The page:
by Robert C. Mellors, M.D., Ph.D.


  1. Bone Formation
  2. The process of bone formation (osteogenesis) involves three main steps: 
    • production of the extracellular organic matrix (osteoid); 
    • mineralization of the matrix to form bone; 
    • and bone remodeling by resorption and reformation. 
    The cellular activities of osteoblasts, osteocytes, and osteoclasts are essential to the process. Osteoblasts synthesize the collagenous precursors of bone matrix and also regulate its mineralization. As the process of bone formation progresses, the osteoblasts come to lie in tiny spaces (lacunae) within the surrounding mineralized matrix and are then called osteocytes. The cell processes of osteocytes occupy minute canals (canaliculi) which permit the circulation of tissue fluids. To meet the requirements of skeletal growth and mechanical function, bone undergoes dynamic remodeling by a coupled process of bone resorption by osteoclasts and reformation by osteoblasts.
  3. Osteoblasts and Bone Matrix
  4. Osteoblasts are derived from mesenchymal stem cells of the bone marrow stroma. They possess a single nucleus, have a shape that varies from flat to plump, reflecting their level of cellular activity, and in later stages of maturity line up along bone-forming surfaces. Osteoblasts synthesize and lay down precursors of collagen 1, which comprises 90-95% of the organic matrix of bone. Osteoblasts also produce osteocalcin -the most abundant non-collagenous protein of bone matrix- and the proteoglycans of ground substance and are rich in alkaline phosphatase, an organic phosphate-splitting enzyme.Osteoblasts have receptors for parathyroid hormone and apparently for estrogen.Hormones, growth factors, physical activity, and other stimuli act mainly through oteoblasts to bring about their effects on bone.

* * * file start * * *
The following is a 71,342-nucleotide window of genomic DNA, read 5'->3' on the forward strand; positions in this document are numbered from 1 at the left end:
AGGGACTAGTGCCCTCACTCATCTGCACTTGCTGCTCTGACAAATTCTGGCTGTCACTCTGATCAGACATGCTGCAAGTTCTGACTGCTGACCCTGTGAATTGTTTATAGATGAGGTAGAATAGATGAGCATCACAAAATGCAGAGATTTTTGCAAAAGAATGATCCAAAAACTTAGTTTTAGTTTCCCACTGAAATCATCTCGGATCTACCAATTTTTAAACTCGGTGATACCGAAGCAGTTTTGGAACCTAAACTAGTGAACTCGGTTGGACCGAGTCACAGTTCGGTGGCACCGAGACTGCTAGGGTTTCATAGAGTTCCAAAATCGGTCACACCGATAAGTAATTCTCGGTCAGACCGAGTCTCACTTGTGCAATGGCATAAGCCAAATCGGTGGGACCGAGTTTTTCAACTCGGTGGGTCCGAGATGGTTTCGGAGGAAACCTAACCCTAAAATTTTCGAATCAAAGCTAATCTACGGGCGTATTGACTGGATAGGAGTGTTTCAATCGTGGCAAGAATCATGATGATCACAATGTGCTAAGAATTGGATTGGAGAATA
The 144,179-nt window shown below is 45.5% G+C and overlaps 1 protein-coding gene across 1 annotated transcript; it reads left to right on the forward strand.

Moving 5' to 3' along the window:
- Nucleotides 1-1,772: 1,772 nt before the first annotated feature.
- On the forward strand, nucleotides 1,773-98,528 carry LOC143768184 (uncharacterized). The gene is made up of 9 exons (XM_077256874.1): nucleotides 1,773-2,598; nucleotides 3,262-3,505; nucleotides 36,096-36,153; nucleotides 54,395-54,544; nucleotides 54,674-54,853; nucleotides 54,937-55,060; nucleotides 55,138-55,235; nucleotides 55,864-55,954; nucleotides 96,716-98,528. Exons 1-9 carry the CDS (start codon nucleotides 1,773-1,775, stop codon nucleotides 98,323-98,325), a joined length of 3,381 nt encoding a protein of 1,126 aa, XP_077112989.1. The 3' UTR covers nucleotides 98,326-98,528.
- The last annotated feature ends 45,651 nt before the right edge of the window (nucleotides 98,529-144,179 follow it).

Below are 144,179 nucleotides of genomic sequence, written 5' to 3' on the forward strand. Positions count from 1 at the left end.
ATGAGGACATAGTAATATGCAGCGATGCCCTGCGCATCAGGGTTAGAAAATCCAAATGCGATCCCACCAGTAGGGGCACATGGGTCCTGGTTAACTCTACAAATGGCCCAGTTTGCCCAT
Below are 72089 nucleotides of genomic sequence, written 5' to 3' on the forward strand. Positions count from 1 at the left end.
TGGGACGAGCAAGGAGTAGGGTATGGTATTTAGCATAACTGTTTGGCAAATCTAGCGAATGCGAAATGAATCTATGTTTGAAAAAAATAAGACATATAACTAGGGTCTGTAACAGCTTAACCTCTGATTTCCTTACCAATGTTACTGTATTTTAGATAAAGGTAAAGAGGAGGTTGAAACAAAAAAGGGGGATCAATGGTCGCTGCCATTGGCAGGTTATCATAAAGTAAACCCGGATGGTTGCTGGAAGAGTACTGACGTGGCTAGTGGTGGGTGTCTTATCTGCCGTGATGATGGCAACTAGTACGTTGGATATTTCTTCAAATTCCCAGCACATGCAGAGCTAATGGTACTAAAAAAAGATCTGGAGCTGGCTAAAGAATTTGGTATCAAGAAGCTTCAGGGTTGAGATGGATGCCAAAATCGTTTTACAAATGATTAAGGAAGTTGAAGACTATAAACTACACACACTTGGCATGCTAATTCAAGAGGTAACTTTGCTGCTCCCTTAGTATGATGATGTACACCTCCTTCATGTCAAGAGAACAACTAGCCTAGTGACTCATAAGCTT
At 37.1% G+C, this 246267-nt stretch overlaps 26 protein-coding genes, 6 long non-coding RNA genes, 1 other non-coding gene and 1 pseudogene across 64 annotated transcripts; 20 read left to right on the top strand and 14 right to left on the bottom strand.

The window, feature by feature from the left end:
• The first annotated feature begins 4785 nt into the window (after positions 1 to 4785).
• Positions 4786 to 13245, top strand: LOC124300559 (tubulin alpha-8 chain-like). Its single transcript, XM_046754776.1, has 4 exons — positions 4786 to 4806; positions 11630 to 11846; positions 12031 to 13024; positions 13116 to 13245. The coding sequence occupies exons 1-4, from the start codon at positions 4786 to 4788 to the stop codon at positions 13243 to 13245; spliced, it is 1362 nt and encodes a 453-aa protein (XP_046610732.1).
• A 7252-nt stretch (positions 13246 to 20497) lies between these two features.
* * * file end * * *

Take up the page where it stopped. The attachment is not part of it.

The collagen 1 formed by osteoblasts is typically deposited in parallel or concentric layers to produce mature (lamellar) bone. But when bone is rapidly formed, as in the fetus or certain pathological conditions (fracture callus, fibrous dysplasia, hyperparathyroidism), the collagen is not deposited in a parallel array but in a basket-like weave and is called woven, immature, or primitive bone.